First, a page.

Certified RGDs offer their thoughts on a graphic design-related issue in the Canadian media. This week, the City of Vancouver's logo made headlines.
CTV News Vancouver published an article outlining the ongoing City of Vancouver logo controversy. Nearly one year after a new logo was created and criticized by the public, Vancouver has decided to put the project on the backboard indefinitely. Read the full article here.
Matthew Clark RGD, Founder & Creative Director, Subplot Design Inc.
Paddy Harrington RGD, Founder, Frontier
Robin Honey RGD, Chief Creative Officer, ARCANE
Barry Quinn, Chief Design Officer at DDB North America
"If there is not the perceived worth, shelve the project"
- Matthew Clark RGD
“Every designer in Vancouver watched this one closely. And shared the same horror when the new logo was “leaked” to the public and drew criticism from every angle. Fingers were pointed and the designers who worked on this logo – whom we know well – tried to stay out of the fray. But the question was the same from everyone: how did this happen?
An existing logo and identity system was in place for the 2010 Olympics in Vancouver. The symbol was all over the city, from wayfinding to trash containers. Etched into signage, embossed out of structures. And throughout the web and print collateral. With this level of presence, ANY change to the logo – big or small – would be expensive. Massive fees to roll out the new mark.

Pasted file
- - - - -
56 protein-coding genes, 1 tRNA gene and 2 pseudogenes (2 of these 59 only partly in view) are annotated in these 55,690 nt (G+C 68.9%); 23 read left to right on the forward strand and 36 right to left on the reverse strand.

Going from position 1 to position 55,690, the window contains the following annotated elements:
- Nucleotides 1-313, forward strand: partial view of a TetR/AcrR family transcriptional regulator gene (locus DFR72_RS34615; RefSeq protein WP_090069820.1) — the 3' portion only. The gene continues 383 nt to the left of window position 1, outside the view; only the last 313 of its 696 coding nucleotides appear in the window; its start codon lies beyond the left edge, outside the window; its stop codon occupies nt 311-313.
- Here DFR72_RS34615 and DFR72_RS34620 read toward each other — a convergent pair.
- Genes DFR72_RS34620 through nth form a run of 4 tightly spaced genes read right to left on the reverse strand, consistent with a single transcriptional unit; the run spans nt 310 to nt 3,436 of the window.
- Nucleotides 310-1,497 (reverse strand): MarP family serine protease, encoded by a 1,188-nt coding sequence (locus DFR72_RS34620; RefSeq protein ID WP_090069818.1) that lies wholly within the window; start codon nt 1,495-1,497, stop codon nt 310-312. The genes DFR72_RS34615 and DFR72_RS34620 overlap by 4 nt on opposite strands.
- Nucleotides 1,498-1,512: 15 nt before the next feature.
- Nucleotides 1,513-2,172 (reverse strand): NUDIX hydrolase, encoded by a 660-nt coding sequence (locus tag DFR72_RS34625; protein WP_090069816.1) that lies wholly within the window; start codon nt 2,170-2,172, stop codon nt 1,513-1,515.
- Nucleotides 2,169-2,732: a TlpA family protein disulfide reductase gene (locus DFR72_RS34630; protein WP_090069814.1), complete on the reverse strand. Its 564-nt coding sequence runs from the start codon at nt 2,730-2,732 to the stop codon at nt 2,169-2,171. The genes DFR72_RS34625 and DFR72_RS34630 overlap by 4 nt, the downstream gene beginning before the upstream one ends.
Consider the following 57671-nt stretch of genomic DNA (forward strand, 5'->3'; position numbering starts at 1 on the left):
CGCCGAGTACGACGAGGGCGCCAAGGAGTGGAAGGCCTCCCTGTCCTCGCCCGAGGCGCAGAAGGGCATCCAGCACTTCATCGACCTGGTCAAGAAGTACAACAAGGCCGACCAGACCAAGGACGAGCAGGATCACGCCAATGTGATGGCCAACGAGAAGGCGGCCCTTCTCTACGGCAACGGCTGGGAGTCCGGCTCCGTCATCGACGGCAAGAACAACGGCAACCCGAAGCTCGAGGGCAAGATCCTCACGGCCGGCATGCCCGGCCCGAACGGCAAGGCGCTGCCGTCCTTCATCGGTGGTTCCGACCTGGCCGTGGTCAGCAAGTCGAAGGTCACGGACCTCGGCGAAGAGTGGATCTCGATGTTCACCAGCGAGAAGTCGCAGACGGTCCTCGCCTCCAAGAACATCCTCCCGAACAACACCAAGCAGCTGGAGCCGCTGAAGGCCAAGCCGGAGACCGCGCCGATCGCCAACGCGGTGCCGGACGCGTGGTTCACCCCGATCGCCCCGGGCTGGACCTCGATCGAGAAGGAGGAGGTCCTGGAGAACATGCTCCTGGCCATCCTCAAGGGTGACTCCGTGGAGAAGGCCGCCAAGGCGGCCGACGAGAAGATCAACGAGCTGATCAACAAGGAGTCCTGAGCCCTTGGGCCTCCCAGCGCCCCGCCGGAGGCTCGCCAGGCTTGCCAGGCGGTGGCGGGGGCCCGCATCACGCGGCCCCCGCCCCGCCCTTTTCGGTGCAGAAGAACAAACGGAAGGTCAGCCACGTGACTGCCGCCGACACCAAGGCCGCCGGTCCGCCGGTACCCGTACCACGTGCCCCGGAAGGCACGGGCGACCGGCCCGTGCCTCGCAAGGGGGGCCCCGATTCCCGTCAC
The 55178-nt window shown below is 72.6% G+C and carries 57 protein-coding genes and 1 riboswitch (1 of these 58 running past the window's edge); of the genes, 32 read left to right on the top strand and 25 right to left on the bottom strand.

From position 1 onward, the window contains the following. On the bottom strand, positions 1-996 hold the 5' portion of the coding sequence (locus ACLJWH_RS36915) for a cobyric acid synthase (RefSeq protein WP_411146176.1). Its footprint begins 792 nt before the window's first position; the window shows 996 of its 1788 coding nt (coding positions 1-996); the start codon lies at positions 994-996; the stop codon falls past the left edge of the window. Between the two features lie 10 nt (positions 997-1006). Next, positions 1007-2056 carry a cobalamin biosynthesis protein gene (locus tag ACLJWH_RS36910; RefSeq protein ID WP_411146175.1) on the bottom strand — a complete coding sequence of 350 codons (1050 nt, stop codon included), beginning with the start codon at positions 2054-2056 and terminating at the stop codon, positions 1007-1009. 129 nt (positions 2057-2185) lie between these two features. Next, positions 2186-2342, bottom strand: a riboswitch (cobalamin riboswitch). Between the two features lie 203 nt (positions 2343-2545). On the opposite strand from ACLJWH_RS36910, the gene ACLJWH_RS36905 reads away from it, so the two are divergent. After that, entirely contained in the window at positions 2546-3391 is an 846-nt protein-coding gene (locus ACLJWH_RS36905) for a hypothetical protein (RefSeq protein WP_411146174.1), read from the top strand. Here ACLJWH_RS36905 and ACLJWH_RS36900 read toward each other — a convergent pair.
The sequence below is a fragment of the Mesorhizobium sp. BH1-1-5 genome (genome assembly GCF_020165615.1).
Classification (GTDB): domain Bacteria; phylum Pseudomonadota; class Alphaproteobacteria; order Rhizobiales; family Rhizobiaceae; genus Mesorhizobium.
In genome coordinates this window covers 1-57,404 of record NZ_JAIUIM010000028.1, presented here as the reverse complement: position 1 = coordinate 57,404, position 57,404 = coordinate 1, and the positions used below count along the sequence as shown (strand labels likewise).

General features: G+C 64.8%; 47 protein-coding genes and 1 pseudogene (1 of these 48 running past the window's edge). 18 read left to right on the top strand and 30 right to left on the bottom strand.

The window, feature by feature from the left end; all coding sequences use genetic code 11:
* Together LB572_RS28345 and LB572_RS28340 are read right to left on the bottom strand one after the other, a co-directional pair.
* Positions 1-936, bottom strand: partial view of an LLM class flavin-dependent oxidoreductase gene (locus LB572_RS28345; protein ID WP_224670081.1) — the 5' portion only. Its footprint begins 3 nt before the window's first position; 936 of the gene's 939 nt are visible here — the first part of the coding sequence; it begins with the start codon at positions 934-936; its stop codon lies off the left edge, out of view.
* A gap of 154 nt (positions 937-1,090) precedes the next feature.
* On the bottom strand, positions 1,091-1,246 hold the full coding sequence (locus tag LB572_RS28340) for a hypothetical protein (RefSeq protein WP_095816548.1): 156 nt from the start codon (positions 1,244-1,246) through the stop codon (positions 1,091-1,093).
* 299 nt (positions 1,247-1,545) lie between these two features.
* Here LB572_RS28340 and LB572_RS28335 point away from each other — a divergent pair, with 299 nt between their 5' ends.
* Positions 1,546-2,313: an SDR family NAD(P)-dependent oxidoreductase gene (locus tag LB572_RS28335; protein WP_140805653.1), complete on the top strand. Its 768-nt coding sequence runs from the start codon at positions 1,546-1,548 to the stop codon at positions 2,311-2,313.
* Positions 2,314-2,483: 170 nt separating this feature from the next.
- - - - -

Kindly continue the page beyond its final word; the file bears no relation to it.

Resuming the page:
So what budget and time was put toward this project? Reportedly, $8,000 and a few months.
True a logo is not the be-all-and-end-all of an identity. Sometimes it is quite a small part. But the average cost of a logomark for this level of client for us at Subplot would be $30,000 - $40,000. And the entire project from research to strategy, consultation, design and the implementation across an identity system would be in the neighbourhood of $200,000. Compared to similar projects in large, creative cities like Melbourne and Montreal, this is a very cost-effective project.
The question is the same for any client: Is this project WORTH $200,000, plus all the costs to manufacure all the elements, signage, etc?
If so – then the city will enjoy a robust process that includes public consultation, workshops, amazing creative concepts and a breakthrough system that befits the world-class city that Vancouver is. It will be something that the public loves and that uniquely tells the story of Vancouver. Our hopes, dreams and reality. And a mark that really stands for something. In this respect, it would be “worth it” in every way.
If there is not the perceived worth – then shelve the project. Don’t rush it with $8,000 and a default typeface that looks like a plainer sibling to the City of Chilliwack logo.The current logo and system is not fundamentally “broken” and nothing is on fire.
So breathe, and when the time is right, put aside the time, money and will to create a world-class identity for the City of Vancouver. We deserve it.”
"This case is an example of going a low-cost route and not using the right branding partner. $8,000 is not a sufficient budget for a branding or logo project. People don’t understand the amount of time it takes to do the research, including a competitive review through to a number of alternatives, and in my experience at least 50-60 hours of work to create concepts through to the Guidelines for Use.